Normal Thyroid Labs, But Still Tired? You May Have Thyroid Hormone Conversion Syndrome
Symptoms include fatigue, poor memory, hair loss, feeling cold, weight gain, constipation, and dry skin. In most cases, the basic thyroid lab tests such as TSH and Free T4 will correctly identify this disorder.
But what if you have all the symptoms of hypothyroidism but have normal thyroid labs? Most doctors at this point stop looking at thyroid function. Many will assume depression is the cause and write a prescription for an SSRI or other mood regulating medication. There’s a really good chance that your doctor missed the real cause - thyroid hormone conversion syndrome.
Normal Thyroid Physiology
In a healthy thyroid, two thyroid hormones thyroxine (T4) and triiodothyronine (T3) are created and released to set the speed of cellular activity in the body. T4 makes up about 97% of thyroid hormone released from the thyroid. However, T4 doesn’t have a strong influence on metabolism or energy production. T4 must first be converted to T3 to have any significant effect on the body.
When this conversion process is slowed or limited in your body, you will experience the exact same symptoms as hypothyroidism. In most of these cases, the basic lab tests used to detect hypothyroidism show “normal” results.
Thyroid Hormone Conversion Syndrome Doesn‘t Involve the Thyroid Gland!
As I mention above, Thyroid Hormone Conversion Syndrome (also called Low T3 Syndrome) is not a problem with thyroid production, as T4 is produced in abundance. The problem is in the conversion process. However, most healthcare practitioners give no further thought to the thyroid hormone process beyond T4 production. As a result, they commonly overlook this condition.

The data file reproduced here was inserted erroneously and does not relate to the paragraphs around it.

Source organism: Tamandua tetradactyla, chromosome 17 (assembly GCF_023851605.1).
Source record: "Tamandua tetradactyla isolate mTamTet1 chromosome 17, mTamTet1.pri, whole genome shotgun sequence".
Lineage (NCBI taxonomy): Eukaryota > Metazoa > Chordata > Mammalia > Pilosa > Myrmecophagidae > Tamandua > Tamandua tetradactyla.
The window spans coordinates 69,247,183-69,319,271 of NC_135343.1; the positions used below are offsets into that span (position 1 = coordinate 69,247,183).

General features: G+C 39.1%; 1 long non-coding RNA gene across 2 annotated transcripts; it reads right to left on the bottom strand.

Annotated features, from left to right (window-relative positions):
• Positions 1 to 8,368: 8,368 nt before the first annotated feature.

This disorder is defined as a failure of T4 to adequately convert to the biologically active thyroid hormone, T3 that the body needs to function correctly. This T4 to T3 conversion takes places several tissues throughout the body, but mostly in the liver, kidneys, and intestines. We will look at the different causes of this low conversion activity and the lab tests that needed to correctly identify thyroid hormone conversion problems. Furthermore, I should mention that I discuss this topic in depth in chapters 3, 5 and 10 of my book, The Thyroid Fix. If you haven’t read it, I recommend checking it out on Amazon.com.
The Symptoms Are The Same For a Reason
Even though the thyroid gland may be functioning normally in this situation, the symptoms of this T3 under conversion are the same hypothyroidism. The typical symptoms of fatigue, poor memory, hair loss, weight gain, and so on are all present.
This shouldn’t be a surprise because the end result is the same in both hypothyroidism and thyroid hormone conversion syndrome. Not enough T3 is getting to the cells and as a result, all of the cells of the body operate at a reduced rate because T3 sets the rate of metabolism and energy production in the cells.
The difference between these two conditions is where the problem exists within the process of the thyroid system. Hypothyroid occurs within the thyroid and the conversion syndrome occurs in the tissue sites where T4 to T3 conversion takes place.
Why Typical Thyroid Labs Misses Thyroid Conversion Problems
In testing for thyroid conditions, conventional medicine only checks a single lab marker called thyroid-stimulating hormone (TSH). While TSH is helpful for uncovering the more significant thyroid diseases such as moderate to severe hypothyroidism, it has several limitations in providing a complete picture of thyroid function.